Could military use of dietary supplements pose a threat to military readiness? Dietary supplements are readily available at retail stores on military bases, niche stores near military bases, and on the Internet. But few people realize that many of these supplements contain ingredients that could make them dangerous to the military we depend on to keep our country safe.
The use of dietary supplements is considerably higher in the US Armed Forces than in civilian populations, with more than two-thirds of service members using them weekly or more often, compared to 50% of the general population. Strength, energy, or pre-workout and weight loss supplements are commonly used by military personnel, likely due to their unique job requirements and body composition requirements. However, predatory marketing strategies targeting service members likely also influence their high usage rates.
Dietary supplements can be dangerous when they contain adulterants or contaminants, such as steroids, stimulants, prescription drugs, or heavy metals, or when they contain multiple ingredients with unknown interactions. Also, due to potential interactions, it is risky to take dietary supplements containing multiple stimulants or to use multiple dietary supplements while taking prescription or over-the-counter medications. What types of supplements have been found to most often carry these risks? Exactly the types that service members are particularly likely to use: those sold for bodybuilding, energy, or pre-workout and weight loss.
More than a decade ago, a series of devastating injuries to service members caused by dietary supplements – called adverse events by the Food and Drug Administration – pushed the Department of Defense to establish Operation Supplement Safety as a “go-to” resource for military personnel and their healthcare providers. OPSS’s goal is to provide the tools and resources to help users make informed decisions about dietary supplements to reduce potential health and career risks.
Now an established program, OPSS provides service members with a trusted resource to ask questions through an Ask-the-Expert portal, learn about dietary supplements, and use the OPSS Risk Assessment Dashboard when they are considering using dietary supplements. OPSS also maintains a continuously updated list of prohibited ingredients on its website which is publicly available for military and civilians.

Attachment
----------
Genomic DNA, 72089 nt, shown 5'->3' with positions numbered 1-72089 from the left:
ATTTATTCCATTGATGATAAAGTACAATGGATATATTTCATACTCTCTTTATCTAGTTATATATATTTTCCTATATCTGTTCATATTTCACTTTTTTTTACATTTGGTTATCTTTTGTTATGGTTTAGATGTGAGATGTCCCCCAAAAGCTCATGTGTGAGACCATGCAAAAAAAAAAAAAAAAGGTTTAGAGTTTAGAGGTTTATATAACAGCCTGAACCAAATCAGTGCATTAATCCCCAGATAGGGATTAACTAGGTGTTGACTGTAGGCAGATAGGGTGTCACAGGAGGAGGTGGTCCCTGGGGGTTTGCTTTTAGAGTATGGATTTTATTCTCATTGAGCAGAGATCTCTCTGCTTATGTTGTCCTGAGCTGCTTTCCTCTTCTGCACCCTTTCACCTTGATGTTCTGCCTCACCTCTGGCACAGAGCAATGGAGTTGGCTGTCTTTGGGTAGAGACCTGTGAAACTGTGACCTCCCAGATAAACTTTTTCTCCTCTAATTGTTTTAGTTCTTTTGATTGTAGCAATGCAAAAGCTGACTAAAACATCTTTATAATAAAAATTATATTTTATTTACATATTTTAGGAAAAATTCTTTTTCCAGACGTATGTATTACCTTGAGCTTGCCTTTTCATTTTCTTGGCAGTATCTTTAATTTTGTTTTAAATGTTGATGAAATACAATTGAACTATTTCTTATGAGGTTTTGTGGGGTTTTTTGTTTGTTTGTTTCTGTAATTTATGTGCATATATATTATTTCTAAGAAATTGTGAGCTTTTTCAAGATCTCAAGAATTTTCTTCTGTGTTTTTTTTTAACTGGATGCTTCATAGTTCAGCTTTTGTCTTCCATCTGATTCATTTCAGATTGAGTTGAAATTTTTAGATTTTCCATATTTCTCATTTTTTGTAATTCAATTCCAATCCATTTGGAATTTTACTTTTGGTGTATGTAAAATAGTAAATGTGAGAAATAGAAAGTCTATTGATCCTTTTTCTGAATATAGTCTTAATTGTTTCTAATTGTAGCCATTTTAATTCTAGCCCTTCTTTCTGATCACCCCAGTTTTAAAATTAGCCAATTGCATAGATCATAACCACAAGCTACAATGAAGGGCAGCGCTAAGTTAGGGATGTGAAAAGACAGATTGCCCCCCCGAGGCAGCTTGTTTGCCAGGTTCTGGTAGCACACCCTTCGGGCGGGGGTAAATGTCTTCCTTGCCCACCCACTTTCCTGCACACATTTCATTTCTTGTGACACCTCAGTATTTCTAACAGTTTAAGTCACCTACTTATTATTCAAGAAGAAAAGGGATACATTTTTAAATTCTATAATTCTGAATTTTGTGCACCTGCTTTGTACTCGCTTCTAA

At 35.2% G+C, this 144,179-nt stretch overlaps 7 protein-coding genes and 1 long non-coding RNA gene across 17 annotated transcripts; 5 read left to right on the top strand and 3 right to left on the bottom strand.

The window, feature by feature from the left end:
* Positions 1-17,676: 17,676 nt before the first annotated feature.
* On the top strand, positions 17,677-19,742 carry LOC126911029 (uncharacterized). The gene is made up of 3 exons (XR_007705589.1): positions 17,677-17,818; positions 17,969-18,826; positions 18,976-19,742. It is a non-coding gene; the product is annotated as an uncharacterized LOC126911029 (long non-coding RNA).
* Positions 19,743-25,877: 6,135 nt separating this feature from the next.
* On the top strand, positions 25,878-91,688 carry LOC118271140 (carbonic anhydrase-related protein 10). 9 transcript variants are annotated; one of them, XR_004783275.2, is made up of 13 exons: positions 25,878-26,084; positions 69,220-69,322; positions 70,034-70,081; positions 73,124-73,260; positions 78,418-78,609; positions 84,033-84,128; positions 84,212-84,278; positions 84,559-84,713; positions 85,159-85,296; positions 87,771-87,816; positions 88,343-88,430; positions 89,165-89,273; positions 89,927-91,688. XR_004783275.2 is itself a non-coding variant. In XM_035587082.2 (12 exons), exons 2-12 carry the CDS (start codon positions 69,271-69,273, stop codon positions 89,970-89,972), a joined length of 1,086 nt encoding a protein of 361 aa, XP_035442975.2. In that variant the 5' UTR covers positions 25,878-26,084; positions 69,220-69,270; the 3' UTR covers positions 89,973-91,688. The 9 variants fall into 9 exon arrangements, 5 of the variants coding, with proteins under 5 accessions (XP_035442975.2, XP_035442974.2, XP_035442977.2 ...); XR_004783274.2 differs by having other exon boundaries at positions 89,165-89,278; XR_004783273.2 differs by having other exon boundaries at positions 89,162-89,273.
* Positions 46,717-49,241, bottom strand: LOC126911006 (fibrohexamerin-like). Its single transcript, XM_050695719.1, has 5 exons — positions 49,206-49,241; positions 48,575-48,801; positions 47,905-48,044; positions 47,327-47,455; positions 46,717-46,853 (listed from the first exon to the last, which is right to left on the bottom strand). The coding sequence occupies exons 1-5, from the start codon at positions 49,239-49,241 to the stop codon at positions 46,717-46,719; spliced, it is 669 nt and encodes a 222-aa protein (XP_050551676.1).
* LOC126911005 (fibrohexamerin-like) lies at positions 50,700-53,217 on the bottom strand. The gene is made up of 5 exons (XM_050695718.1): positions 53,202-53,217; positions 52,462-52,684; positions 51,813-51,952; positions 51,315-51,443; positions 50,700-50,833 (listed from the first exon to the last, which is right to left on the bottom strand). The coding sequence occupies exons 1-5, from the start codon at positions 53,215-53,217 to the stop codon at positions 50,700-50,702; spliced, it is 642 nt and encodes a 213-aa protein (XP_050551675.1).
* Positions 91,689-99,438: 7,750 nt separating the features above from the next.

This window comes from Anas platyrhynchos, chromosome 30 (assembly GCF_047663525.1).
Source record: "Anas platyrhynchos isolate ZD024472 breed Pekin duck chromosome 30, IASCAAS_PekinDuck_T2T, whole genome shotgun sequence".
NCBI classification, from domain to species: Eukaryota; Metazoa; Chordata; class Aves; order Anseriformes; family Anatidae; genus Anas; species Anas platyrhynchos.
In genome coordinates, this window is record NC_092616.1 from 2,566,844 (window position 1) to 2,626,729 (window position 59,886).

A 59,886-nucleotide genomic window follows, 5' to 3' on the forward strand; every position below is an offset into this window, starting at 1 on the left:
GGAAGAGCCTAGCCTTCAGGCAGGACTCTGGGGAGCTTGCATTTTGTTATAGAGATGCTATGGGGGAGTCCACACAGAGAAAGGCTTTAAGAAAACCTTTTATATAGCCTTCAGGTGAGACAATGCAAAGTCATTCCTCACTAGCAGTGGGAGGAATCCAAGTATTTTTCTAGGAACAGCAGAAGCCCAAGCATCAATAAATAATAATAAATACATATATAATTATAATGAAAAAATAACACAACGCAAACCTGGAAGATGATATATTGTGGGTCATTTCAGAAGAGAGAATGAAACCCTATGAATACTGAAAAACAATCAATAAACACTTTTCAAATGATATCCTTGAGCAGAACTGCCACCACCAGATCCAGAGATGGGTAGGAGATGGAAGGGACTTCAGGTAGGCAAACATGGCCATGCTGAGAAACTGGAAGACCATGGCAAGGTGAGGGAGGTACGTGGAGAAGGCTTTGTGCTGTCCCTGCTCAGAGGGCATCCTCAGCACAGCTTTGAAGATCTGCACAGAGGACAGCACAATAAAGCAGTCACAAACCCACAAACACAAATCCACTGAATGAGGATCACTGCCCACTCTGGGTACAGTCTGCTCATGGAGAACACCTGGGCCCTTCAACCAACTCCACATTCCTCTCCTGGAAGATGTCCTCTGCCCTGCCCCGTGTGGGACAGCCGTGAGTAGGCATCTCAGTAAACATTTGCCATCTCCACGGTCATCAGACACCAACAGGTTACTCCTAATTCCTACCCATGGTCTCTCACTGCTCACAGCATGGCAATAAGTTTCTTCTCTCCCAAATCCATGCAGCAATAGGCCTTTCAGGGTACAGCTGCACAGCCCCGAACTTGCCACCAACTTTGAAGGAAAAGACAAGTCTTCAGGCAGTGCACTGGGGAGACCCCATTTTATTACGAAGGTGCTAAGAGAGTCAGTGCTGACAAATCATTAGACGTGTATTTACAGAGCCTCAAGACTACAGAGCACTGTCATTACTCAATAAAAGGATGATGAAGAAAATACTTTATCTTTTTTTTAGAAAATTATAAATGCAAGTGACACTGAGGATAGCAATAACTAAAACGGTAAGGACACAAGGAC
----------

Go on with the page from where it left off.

Despite the threat that dietary supplements pose to the readiness of the nation’s military, there is no system in place to track adverse events experienced by military members as a result of supplements. It is estimated that less than 2% of adverse events are reported to the FDA or other appropriate systems, such as health departments. Without a centralized reporting system in the military for adverse events caused by dietary supplements, the Department of Defense lacked the vital data needed to quickly identify at-risk products and intervene to prevent injury or illness. preventable in the military. But that could soon change. The National Defense Authorization Act of 2022, signed into law by President Joe Biden on December 27, 2021, and for the first time includes report language from Senate and House committees urging the Department of Defense to fill the discrepancy in reporting dietary supplement-associated adverse events.
The reporting language of the two committees is a huge step forward in the effort to have an internal Department of Defense reporting system that has not been realized to date, despite a recommendation from the Institute of Medicine in 2008. Adverse Event Reporting of Dietary Supplements in the Department of Defense would inform both the military health system and the FDA of potential health risks, which would have a beneficial impact on patient care, public safety and mission readiness.
OPSS is a program of the Consortium for Military Health and Performance at the Uniformed Services University of the Health Sciences.
Melissa Givens, MD, MPH, is executive director of the Consortium for Health and Military Performance, a DoD Center of Excellence at Uniformed Services University.
Andrea T. Lindsey, MS is Director of Operational Supplement Safety and Senior Nutrition Scientist for The Henry M. Jackson Foundation for Advancing Military Medicine, in support of the Military Health and Performance Consortium.
Allison Ivie, MPP, MA, is the Vice President of Center Road Solutions, LLC
S. Bryn Austin, ScD, is a professor at Harvard TH Chan School of Public Health and Boston Children’s Hospital and founding director of the Strategic Training Initiative for the Prevention of Eating Disorders, or STRIPED.
Patricia A. Deuster, PhD, MPH, FACSM, is a professor at Uniformed Services University and scientific director of the Consortium for Health and Military Performance.
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